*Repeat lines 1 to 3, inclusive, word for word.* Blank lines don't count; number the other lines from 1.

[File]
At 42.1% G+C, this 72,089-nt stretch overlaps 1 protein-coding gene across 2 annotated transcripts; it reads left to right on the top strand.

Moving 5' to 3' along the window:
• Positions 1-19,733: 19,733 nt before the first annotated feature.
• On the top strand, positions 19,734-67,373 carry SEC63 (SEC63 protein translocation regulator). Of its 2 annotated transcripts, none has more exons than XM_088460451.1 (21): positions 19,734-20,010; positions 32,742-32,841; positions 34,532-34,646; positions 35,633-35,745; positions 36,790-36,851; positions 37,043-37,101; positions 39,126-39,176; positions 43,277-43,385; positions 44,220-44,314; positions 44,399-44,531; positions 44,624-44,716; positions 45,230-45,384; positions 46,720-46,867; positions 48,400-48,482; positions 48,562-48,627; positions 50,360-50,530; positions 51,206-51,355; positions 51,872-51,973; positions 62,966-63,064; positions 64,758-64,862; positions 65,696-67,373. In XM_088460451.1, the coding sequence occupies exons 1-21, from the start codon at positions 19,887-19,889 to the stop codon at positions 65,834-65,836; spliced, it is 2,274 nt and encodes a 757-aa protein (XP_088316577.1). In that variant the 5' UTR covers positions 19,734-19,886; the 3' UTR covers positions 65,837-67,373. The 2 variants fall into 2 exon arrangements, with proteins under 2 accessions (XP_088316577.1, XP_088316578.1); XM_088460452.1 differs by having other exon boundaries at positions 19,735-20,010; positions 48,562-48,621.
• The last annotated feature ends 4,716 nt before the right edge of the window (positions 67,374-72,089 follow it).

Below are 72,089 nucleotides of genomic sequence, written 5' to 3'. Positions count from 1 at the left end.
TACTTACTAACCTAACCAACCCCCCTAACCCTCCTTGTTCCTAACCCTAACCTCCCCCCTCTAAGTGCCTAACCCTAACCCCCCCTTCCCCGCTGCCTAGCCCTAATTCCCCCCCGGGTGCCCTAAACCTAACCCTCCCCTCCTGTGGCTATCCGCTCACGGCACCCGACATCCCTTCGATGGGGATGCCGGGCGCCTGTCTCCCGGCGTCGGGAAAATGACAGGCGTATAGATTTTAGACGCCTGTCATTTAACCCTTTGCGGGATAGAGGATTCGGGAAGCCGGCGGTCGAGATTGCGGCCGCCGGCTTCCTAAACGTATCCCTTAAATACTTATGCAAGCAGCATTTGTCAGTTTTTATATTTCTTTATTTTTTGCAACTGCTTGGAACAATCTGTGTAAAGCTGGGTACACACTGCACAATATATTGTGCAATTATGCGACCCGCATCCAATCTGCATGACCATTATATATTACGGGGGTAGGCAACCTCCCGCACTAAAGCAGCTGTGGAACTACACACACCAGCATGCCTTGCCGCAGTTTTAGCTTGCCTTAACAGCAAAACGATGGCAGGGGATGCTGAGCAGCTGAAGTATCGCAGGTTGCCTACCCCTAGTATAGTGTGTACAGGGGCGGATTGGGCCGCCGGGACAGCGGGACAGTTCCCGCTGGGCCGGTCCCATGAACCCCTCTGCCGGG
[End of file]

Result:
At 42.1% G+C, this 72,089-nt stretch overlaps 1 protein-coding gene across 2 annotated transcripts; it reads left to right on the top strand.

Moving 5' to 3' along the window:
• Positions 1-19,733: 19,733 nt before the first annotated feature.